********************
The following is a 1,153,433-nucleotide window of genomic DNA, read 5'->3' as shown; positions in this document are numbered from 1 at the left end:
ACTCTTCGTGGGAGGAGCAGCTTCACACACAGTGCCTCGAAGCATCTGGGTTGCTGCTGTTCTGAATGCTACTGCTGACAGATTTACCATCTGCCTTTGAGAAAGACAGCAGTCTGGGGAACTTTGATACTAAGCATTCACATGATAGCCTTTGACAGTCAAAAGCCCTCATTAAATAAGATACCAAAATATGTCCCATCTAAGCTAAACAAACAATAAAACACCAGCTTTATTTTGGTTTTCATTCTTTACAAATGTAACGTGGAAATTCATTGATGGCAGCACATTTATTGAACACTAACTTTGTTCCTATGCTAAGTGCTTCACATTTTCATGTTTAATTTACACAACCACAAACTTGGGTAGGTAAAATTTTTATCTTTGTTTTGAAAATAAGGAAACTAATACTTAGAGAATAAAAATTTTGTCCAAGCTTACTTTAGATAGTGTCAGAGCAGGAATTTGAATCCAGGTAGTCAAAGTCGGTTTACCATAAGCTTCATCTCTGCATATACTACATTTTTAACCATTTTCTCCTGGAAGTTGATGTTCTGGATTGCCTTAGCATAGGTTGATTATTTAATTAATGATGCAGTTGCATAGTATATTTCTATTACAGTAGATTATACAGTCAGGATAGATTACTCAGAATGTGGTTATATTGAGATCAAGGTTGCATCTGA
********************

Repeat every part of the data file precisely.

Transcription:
The following is a 1,153,433-nucleotide window of genomic DNA, read 5'->3' as shown; positions in this document are numbered from 1 at the left end:
ACTCTTCGTGGGAGGAGCAGCTTCACACACAGTGCCTCGAAGCATCTGGGTTGCTGCTGTTCTGAATGCTACTGCTGACAGATTTACCATCTGCCTTTGAGAAAGACAGCAGTCTGGGGAACTTTGATACTAAGCATTCACATGATAGCCTTTGACAGTCAAAAGCCCTCATTAAATAAGATACCAAAATATGTCCCATCTAAGCTAAACAAACAATAAAACACCAGCTTTATTTTGGTTTTCATTCTTTACAAATGTAACGTGGAAATTCATTGATGGCAGCACATTTATTGAACACTAACTTTGTTCCTATGCTAAGTGCTTCACATTTTCATGTTTAATTTACACAACCACAAACTTGGGTAGGTAAAATTTTTATCTTTGTTTTGAAAATAAGGAAACTAATACTTAGAGAATAAAAATTTTGTCCAAGCTTACTTTAGATAGTGTCAGAGCAGGAATTTGAATCCAGGTAGTCAAAGTCGGTTTACCATAAGCTTCATCTCTGCATATACTACATTTTTAACCATTTTCTCCTGGAAGTTGATGTTCTGGATTGCCTTAGCATAGGTTGATTATTTAATTAATGATGCAGTTGCATAGTATATTTCTATTACAGTAGATTATACAGTCAGGATAGATTACTCAGAATGTGGTTATATTGAGATCAAGGTTGCATCTGA